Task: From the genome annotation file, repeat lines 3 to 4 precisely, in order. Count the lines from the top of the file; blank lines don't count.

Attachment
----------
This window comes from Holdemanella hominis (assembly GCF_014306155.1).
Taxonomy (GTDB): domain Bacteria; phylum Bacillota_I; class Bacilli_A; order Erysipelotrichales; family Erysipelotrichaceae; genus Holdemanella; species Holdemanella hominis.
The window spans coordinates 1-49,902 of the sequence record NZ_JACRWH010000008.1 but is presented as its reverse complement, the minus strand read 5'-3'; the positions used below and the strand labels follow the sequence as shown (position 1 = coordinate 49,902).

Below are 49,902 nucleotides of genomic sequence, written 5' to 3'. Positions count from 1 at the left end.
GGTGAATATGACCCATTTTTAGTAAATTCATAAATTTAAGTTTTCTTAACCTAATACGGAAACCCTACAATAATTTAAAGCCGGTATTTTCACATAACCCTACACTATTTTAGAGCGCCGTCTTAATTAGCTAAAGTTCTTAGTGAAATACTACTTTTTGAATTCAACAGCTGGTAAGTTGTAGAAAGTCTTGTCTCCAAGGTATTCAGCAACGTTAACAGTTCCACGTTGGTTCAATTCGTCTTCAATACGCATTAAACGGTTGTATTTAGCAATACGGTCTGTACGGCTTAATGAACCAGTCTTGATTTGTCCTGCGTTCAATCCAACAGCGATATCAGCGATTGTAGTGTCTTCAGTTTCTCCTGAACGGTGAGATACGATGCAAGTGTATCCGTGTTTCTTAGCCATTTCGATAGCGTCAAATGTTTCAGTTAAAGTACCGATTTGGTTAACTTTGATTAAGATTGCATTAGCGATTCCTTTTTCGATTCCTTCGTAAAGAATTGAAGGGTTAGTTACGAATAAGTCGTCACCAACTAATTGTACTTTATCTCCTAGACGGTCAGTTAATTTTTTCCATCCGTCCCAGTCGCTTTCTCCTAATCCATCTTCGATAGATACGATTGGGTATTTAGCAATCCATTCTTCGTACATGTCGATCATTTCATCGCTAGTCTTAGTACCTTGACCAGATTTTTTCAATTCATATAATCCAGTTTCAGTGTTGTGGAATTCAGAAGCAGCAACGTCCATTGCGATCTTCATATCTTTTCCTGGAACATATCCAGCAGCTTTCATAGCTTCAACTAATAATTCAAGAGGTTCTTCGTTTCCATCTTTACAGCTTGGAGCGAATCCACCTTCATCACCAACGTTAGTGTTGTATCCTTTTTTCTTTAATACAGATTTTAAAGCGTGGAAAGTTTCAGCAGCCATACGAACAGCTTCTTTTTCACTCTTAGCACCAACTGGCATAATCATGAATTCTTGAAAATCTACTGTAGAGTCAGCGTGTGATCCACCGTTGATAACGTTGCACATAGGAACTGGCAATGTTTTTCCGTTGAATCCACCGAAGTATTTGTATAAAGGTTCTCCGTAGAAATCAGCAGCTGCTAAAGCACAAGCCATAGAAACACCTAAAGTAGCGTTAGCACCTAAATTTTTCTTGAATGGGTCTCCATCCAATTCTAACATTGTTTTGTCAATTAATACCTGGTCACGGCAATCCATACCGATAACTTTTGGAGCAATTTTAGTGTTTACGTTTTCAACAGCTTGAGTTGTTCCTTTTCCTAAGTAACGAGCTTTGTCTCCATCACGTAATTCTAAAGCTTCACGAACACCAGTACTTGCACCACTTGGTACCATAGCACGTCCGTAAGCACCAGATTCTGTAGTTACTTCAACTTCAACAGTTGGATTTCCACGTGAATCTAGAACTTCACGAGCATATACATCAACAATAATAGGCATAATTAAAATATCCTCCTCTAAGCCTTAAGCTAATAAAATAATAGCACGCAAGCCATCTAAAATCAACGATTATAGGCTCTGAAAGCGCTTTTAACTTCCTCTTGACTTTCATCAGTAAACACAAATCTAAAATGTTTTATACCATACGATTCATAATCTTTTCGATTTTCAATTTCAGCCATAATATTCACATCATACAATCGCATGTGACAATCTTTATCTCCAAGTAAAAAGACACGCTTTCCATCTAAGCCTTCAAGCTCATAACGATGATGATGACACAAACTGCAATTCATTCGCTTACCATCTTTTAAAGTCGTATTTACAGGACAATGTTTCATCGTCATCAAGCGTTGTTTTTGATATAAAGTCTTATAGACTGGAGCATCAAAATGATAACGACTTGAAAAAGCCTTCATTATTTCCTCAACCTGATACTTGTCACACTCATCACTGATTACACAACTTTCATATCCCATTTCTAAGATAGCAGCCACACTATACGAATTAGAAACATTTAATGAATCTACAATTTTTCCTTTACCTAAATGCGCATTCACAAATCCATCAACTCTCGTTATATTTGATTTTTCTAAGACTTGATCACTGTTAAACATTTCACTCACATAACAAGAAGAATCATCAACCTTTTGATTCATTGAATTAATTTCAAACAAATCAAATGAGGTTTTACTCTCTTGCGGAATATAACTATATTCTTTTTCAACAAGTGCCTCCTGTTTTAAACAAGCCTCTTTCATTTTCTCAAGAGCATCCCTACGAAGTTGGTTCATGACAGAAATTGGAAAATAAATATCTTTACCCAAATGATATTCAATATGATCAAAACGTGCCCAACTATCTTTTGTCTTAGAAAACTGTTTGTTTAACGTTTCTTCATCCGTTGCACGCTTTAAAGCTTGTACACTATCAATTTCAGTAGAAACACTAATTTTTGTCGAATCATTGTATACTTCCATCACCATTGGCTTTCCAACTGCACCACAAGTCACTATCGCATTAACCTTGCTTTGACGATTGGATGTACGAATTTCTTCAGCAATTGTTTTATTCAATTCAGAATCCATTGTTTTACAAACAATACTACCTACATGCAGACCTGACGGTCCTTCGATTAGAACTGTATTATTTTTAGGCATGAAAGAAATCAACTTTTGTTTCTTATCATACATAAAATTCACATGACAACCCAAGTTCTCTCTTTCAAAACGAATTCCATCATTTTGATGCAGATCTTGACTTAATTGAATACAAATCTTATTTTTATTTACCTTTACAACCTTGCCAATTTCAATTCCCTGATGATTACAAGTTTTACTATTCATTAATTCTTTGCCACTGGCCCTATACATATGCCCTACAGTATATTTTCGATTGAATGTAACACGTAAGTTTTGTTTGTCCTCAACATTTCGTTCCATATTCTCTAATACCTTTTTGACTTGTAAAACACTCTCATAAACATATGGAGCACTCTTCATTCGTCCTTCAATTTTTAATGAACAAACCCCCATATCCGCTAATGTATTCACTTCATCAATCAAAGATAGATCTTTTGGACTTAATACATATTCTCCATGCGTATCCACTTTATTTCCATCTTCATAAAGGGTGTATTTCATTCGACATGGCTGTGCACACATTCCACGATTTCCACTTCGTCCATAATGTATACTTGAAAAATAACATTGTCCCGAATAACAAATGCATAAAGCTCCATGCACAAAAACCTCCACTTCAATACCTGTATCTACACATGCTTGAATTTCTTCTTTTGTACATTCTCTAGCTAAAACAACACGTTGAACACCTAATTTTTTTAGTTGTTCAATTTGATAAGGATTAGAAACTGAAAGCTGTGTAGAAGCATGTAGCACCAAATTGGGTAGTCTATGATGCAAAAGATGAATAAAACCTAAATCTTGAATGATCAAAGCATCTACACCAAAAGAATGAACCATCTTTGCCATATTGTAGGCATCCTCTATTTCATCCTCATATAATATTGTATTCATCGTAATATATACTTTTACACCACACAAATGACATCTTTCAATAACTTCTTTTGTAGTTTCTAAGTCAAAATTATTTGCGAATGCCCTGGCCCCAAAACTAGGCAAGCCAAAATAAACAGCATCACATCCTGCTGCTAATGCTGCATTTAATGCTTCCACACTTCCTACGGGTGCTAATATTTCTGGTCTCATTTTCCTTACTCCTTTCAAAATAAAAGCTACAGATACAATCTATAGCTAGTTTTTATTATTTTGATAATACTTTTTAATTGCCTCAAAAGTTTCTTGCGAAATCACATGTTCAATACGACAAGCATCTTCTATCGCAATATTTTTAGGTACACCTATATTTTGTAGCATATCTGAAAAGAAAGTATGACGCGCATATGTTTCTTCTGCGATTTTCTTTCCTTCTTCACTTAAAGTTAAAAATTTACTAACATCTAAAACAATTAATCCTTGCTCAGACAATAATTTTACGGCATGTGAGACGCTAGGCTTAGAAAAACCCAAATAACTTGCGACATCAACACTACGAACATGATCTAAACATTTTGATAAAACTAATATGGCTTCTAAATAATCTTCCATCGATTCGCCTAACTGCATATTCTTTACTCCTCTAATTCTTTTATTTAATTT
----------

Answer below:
The window spans coordinates 1-49,902 of the sequence record NZ_JACRWH010000008.1 but is presented as its reverse complement, the minus strand read 5'-3'; the positions used below and the strand labels follow the sequence as shown (position 1 = coordinate 49,902).

Below are 49,902 nucleotides of genomic sequence, written 5' to 3'. Positions count from 1 at the left end.